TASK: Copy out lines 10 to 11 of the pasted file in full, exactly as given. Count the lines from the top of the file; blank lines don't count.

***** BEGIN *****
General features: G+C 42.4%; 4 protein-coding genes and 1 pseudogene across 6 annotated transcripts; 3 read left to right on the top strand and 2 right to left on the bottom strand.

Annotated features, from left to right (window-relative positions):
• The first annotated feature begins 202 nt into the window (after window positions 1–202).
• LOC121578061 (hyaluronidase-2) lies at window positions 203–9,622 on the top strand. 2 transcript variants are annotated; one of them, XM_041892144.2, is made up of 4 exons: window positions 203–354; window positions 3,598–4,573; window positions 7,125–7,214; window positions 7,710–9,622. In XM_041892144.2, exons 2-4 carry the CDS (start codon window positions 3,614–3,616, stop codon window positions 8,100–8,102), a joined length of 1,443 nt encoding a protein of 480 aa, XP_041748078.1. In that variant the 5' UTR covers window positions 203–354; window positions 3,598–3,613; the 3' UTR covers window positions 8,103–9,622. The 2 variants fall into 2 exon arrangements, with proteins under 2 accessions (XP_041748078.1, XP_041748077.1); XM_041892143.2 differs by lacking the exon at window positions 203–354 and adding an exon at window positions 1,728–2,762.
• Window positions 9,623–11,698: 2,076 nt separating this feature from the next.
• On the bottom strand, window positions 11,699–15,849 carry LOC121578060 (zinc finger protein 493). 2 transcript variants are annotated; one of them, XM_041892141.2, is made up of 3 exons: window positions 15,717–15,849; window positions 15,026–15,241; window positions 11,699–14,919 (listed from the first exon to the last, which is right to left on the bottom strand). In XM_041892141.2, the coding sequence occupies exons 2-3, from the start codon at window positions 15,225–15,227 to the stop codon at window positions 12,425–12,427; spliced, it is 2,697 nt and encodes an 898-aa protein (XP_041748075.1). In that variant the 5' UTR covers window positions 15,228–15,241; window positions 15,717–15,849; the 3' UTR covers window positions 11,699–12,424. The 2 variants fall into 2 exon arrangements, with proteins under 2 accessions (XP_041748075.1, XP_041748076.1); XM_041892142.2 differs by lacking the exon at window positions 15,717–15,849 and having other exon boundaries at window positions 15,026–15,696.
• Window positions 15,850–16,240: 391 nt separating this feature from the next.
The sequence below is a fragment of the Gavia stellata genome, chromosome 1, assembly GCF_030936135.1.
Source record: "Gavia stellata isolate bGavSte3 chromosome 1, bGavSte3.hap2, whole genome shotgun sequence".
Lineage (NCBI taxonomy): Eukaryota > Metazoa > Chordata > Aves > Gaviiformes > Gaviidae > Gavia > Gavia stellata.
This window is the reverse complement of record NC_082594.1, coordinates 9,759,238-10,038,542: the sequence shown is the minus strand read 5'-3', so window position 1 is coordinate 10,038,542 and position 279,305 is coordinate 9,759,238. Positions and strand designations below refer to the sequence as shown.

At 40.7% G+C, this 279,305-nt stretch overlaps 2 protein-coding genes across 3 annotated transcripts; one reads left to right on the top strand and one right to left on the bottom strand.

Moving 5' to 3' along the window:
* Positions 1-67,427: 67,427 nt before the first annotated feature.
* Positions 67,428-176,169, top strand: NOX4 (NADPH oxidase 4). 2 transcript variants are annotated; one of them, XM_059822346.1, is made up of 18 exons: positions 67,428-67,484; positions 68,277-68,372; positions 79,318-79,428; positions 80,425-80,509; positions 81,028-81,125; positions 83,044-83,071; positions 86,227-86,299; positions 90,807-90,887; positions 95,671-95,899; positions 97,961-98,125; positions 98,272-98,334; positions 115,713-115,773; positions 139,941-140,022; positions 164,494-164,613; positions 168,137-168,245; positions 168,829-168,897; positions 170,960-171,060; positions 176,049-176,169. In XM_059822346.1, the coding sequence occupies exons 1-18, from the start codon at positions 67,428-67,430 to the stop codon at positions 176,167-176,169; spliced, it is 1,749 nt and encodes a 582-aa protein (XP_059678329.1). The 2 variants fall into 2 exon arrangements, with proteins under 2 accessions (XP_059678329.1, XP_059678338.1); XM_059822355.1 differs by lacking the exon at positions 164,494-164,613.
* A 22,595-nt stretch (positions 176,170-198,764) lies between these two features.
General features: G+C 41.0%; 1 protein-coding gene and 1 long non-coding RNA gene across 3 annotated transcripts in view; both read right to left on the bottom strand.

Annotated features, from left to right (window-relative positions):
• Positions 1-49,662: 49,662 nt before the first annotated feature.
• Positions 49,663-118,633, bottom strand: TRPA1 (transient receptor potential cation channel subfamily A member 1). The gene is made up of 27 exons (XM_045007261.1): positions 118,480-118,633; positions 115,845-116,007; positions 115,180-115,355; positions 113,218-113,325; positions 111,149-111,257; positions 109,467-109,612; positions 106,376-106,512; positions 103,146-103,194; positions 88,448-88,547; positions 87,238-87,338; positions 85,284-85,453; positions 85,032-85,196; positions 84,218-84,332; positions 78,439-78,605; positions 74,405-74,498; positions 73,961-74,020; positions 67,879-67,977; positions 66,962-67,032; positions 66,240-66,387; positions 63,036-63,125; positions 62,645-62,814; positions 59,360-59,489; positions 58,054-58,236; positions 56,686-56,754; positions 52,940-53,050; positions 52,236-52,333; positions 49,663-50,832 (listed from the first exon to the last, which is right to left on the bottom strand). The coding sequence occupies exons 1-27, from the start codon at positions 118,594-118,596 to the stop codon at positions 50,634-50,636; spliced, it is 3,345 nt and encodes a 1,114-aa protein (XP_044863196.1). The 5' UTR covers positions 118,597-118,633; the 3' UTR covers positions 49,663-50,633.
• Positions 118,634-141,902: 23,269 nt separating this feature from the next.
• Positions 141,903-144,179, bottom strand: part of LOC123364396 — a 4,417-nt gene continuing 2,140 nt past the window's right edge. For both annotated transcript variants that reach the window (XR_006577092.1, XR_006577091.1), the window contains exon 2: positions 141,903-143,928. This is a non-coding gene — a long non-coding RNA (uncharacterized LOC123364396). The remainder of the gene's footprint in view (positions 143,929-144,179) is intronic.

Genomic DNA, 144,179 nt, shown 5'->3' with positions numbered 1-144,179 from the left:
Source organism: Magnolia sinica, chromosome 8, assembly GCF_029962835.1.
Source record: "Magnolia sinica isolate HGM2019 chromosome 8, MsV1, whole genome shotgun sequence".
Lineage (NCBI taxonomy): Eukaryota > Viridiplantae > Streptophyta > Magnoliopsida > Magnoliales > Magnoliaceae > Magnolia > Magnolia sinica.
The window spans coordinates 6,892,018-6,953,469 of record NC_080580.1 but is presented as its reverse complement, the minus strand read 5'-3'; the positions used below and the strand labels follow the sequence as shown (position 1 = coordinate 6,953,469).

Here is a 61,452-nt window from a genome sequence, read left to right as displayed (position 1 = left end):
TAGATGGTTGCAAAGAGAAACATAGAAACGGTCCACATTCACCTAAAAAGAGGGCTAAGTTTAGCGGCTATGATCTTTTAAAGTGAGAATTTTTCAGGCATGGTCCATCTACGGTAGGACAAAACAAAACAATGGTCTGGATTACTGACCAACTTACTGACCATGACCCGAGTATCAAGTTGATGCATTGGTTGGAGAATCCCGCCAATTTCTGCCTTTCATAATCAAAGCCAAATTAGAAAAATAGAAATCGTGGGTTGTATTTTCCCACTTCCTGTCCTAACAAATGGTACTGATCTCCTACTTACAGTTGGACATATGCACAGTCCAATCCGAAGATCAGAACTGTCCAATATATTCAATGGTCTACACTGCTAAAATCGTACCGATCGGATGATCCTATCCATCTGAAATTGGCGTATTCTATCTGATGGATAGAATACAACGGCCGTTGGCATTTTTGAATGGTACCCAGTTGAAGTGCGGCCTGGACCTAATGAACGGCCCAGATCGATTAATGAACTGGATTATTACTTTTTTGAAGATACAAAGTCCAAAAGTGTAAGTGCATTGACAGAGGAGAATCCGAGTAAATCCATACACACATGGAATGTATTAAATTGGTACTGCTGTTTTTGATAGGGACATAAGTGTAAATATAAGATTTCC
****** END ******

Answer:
Lineage (NCBI taxonomy): Eukaryota > Metazoa > Chordata > Aves > Gaviiformes > Gaviidae > Gavia > Gavia stellata.
This window is the reverse complement of record NC_082594.1, coordinates 9,759,238-10,038,542: the sequence shown is the minus strand read 5'-3', so window position 1 is coordinate 10,038,542 and position 279,305 is coordinate 9,759,238. Positions and strand designations below refer to the sequence as shown.